While the U.S. economy will certainly survive the current financial morass, the long-term outlook is not nearly as bright as the period of prosperity that existed during the 1990s. Rather, long-term growth in the U.S. is likely to be slower and inflation and interest rates are likely to be higher during the next decade than in the past ten to twenty years.
One of the major issues challenging President-elect Obama is that the U.S. debt currently exceeds $9 trillion without including the impact of a significant future shortfall in both the Social Security System and Medicare. The consequence is that over the next decade, we must all face the following realities:
(1) The growth in government spending must slow (by much more than earmarks);
(2) Income taxes must rise;
(3) Social Security benefits must fall and/or social security taxes must rise, and;
(4) Medicare benefits must fall and/or taxes rise.
So how can President-elect Obama soften the effects of these realities?
Tax cuts alone are not the answer.
Households are unlikely to spend right now and spending is what the economy needs to rebound from the current recession. In a capitalistic economy, two critical roles that the government must take on are to act as first, the lender of last resort (as the Fed and the Treasury are now doing) and second, the spender of last resort. When consumers are reluctant to spend, the government must spend but it must spend wisely. Now is the time to enact a new New Deal. President-elect Obama's plan in fact includes several facets of such a plan. What is necessary is a significant government investment in infrastructure and research; roads, high speed rail, energy, education, communication, research in new and emerging areas of science and technology and other areas that over time provide opportunities for businesses to flourish, for the creation of higher paying jobs and for the development of innovations that continually support sustainable growth.
These investments and the easing of liquidity along with the resulting effects on growth will take time. So, how should individuals best prepare?
First, as always, diversify your portfolio based on your attitude toward risk and the time until retirement. Too safe a position will imply that you will miss excellent opportunities that are available right now in stocks that are considerably undervalued. At the same time, be careful not to absorb more risk than you can tolerate. Emerging stock markets, for example, can and have fluctuated by 40% or more each year. As one smart investor once said,You can either eat well or sleep well.
Second, increase your savings as appropriate based on a smaller than expected social security benefit, a higher cost of long-term health care and slower income growth.
Third, expect a broad market recovery but think carefully about which sectors may be long-term growth candidates.
Finally, always be a student of history. The fact that the world economy repeats cycles over and over again provides ample credence to this well known observation by Edmund Burke: Those who don't know history are destined to repeat it.
About Dean Andrew Policano
Andrew J. Policano has been Dean of The Paul Merage School of Business at the University of California, Irvine since August, 2004. Prior to that, he was Dean of the University of Wisconsin-Madison School of Business.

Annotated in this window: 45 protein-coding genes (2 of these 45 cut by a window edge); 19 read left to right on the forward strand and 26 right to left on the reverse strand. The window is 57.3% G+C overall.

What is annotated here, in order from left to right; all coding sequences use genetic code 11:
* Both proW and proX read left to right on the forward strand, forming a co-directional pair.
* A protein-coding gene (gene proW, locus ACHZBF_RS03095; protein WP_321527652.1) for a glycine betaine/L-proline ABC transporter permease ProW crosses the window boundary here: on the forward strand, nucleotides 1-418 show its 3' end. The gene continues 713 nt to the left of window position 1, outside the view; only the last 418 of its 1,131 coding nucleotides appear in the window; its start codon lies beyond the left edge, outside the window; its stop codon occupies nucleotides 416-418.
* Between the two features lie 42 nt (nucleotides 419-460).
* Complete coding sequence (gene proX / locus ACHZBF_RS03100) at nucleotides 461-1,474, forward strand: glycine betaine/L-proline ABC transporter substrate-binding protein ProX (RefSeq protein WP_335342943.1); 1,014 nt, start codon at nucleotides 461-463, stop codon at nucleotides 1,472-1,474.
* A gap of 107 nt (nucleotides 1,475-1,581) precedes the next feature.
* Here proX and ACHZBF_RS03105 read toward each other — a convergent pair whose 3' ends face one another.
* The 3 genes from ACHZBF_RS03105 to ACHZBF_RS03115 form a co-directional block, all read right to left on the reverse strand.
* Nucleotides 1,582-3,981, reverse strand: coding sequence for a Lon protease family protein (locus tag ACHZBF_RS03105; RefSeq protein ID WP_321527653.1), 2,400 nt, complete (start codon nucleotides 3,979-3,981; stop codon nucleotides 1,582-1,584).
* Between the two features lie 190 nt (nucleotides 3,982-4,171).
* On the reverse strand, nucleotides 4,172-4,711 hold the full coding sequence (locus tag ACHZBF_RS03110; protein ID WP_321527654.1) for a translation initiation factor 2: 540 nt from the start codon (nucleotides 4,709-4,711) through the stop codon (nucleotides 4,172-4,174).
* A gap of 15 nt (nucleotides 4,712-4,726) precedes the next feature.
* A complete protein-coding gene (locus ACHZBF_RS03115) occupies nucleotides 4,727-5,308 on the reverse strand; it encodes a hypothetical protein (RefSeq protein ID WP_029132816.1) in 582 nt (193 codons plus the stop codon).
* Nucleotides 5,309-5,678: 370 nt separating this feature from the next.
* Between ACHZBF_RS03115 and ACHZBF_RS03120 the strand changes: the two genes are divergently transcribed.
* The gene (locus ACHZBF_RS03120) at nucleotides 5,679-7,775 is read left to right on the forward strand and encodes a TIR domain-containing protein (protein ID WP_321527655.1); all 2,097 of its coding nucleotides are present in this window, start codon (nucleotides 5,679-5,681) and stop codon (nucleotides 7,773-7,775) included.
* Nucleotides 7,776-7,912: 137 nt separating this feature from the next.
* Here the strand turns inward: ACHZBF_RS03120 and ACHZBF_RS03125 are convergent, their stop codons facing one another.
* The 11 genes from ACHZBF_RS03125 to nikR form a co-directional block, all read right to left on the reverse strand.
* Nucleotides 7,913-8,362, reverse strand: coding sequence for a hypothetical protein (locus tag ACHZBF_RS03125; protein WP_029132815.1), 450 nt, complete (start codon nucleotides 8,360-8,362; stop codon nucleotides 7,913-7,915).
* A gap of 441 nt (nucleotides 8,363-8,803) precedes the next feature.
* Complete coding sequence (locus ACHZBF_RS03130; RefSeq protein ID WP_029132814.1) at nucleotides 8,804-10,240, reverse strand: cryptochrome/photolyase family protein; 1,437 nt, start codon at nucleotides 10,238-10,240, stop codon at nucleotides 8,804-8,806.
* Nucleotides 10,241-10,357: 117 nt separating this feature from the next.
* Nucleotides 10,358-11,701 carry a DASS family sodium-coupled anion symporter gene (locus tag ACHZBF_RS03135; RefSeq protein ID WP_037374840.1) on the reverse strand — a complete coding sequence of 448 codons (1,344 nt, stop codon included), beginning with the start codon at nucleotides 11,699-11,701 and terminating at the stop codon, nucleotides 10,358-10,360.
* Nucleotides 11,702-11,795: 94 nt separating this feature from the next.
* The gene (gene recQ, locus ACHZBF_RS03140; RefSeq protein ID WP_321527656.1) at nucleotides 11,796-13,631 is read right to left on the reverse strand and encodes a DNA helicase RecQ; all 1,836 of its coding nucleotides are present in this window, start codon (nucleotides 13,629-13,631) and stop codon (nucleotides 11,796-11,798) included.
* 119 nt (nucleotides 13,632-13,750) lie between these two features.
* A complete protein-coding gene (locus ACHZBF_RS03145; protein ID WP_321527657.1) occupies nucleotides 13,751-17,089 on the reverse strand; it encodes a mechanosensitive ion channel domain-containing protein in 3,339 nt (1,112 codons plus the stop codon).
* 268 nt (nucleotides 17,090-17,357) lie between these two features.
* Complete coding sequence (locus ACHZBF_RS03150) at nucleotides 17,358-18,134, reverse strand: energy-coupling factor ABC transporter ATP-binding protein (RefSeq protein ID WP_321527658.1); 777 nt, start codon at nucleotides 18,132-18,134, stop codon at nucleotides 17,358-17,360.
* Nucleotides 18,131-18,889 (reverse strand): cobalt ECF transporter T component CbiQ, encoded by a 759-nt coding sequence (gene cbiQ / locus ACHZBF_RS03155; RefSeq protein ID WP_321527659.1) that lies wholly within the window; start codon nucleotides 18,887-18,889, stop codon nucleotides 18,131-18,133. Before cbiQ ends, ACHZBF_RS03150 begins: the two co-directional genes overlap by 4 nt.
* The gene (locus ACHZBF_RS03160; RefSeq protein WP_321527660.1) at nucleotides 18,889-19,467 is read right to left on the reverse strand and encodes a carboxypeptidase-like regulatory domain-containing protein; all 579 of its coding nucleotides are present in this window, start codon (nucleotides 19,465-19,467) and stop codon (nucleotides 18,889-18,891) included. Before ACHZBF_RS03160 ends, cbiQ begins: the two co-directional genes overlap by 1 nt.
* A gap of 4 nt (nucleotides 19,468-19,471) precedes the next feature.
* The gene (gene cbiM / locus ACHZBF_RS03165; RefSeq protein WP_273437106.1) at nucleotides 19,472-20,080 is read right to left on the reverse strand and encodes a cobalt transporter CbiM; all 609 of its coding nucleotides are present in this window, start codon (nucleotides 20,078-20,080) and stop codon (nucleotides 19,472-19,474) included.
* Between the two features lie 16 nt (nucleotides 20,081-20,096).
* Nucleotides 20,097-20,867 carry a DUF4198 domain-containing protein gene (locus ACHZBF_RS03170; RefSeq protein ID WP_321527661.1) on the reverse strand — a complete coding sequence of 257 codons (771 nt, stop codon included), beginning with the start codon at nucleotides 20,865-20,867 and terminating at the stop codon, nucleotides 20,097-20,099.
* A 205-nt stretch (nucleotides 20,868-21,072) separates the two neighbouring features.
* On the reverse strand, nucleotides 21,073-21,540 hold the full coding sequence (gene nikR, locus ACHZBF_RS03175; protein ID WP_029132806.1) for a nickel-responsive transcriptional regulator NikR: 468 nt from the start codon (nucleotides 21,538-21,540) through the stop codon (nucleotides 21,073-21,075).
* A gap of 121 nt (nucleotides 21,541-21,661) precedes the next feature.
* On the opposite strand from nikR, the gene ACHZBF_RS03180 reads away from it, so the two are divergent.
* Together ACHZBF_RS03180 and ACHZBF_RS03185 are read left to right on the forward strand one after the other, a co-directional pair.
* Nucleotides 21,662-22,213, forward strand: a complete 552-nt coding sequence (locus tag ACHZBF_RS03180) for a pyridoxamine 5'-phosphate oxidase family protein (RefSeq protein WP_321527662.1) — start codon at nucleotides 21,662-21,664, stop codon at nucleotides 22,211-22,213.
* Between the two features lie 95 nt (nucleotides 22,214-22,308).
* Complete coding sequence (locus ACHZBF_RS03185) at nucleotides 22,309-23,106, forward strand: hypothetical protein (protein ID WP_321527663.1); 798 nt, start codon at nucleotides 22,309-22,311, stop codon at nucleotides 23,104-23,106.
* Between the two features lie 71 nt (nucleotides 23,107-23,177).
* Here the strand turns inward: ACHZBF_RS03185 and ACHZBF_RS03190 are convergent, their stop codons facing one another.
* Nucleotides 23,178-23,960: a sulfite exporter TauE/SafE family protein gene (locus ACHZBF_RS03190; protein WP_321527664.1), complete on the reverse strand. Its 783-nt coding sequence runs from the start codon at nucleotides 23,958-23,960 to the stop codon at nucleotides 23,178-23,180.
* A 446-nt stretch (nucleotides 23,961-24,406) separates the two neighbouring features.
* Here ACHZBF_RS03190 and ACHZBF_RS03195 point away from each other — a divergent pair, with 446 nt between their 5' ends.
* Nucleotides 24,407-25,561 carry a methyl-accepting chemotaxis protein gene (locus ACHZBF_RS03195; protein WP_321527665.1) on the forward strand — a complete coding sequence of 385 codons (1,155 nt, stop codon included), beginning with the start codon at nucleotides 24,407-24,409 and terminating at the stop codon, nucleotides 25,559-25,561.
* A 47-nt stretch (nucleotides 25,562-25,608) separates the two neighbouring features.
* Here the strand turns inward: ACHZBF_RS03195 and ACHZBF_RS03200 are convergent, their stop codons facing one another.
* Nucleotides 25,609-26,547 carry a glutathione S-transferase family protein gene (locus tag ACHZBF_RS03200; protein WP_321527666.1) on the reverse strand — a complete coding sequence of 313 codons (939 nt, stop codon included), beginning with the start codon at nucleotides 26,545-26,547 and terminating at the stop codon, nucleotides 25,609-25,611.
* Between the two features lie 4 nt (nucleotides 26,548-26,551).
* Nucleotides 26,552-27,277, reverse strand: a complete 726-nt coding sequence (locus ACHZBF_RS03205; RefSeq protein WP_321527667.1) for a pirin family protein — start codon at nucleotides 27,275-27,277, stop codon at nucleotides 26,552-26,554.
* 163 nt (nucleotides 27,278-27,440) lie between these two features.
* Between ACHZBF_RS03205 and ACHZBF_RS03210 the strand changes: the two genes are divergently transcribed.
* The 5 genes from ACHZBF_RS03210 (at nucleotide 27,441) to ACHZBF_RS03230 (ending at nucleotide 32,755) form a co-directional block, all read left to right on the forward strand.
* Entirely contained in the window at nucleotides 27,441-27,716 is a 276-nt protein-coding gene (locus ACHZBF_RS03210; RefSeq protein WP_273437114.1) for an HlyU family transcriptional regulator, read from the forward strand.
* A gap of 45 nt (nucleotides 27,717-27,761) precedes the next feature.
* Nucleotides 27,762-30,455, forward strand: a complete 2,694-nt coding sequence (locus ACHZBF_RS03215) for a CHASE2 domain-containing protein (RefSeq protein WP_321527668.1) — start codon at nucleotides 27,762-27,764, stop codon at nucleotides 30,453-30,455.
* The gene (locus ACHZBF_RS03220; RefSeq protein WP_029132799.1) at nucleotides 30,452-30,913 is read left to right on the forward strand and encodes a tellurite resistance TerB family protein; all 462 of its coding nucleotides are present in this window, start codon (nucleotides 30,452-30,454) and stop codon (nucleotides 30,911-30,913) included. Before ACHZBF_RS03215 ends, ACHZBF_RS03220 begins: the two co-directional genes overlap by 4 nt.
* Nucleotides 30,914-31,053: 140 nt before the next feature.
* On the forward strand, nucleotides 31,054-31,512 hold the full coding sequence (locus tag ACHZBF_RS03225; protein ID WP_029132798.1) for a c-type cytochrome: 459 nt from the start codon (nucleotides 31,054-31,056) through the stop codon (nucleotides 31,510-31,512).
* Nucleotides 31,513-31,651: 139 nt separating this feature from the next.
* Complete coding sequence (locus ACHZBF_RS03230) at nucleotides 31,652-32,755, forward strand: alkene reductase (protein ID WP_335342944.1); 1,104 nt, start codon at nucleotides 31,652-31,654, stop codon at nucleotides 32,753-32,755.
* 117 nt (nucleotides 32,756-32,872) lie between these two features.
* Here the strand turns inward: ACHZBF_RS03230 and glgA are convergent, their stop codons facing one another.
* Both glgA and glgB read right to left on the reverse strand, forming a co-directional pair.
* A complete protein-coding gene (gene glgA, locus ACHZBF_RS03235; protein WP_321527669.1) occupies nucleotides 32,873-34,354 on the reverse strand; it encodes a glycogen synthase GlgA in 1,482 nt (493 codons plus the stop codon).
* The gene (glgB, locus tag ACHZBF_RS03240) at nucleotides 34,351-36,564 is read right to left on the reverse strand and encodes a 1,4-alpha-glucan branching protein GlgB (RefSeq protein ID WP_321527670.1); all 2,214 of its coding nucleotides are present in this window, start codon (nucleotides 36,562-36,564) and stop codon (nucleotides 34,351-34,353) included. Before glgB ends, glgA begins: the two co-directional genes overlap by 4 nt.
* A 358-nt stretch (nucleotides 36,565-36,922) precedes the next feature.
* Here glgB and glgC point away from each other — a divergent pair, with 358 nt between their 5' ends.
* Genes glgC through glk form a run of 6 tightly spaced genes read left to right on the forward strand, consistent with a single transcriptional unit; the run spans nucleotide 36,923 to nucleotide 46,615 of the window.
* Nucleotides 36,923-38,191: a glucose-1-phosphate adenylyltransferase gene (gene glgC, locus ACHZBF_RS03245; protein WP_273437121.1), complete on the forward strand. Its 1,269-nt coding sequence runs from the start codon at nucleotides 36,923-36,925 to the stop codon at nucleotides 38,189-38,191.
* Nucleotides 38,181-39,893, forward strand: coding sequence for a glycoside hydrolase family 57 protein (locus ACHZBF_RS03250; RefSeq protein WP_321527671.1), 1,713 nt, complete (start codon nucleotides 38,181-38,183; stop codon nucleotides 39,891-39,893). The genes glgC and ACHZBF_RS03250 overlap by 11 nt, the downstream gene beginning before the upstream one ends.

During the ten years while he was dean, the School's endowment rose from around $6 million to over $100m.
The Paul Merage School is highly recognized and acclaimed. In 2006, The Wall Street Journal ranked the school 6th in Information Technology; in 2003, Business Week ranked the intellectual contributions of the faculty 5th and in 2008, the Financial Times ranked the Executive MBA program 11th in the U.S. In the last four years, the School has received over $50 million in pledges to support its vision and mission.
Policano has a Ph.D. in Economics from Brown University and a B.S. in Mathematics from Stony BrookUniversity. His work in macroeconomics has been broadly published and he is an award winning teacher. He serves on the Board of Directors of two publicly traded companies, is a member of the Board of Directors of the Graduate Management Admissions Council and serves on the Investment Committee of the Orange County Community Foundation.
About The Paul Merage School of Business The Paul Merage School of Business at UC Irvine offers four dynamic MBA programs plus PhD and undergraduate business degrees that deliver its thematic approach to business education: sustainable growth through strategic innovation. We graduate leaders with the exceptional ability to help grow their organizations through strategic innovation, analytical decision-making, IT infrastructure and collaborative execution. In class and on-site experiences with real-world business problems give students the edge needed to help companies compete in today's global economy.
Six Centers of Excellence and an Executive Education program provide numerous and varied opportunities for students and the business community at large to enhance their education experience and update their professional expertise. While the Merage School is relatively young, it has quickly grown to consistently rank among the top 10% of all AACSB-accredited programs through exceptional student recruitment, world-class faculty, a strong alumni network and close individual and corporate relationships.
The Merage School combines the academic strengths and best traditions of the University of California with the cutting-edge, entrepreneurial spirit of Orange County in the heart of America's Tech Coast. Visit our website at merage.uci.edu.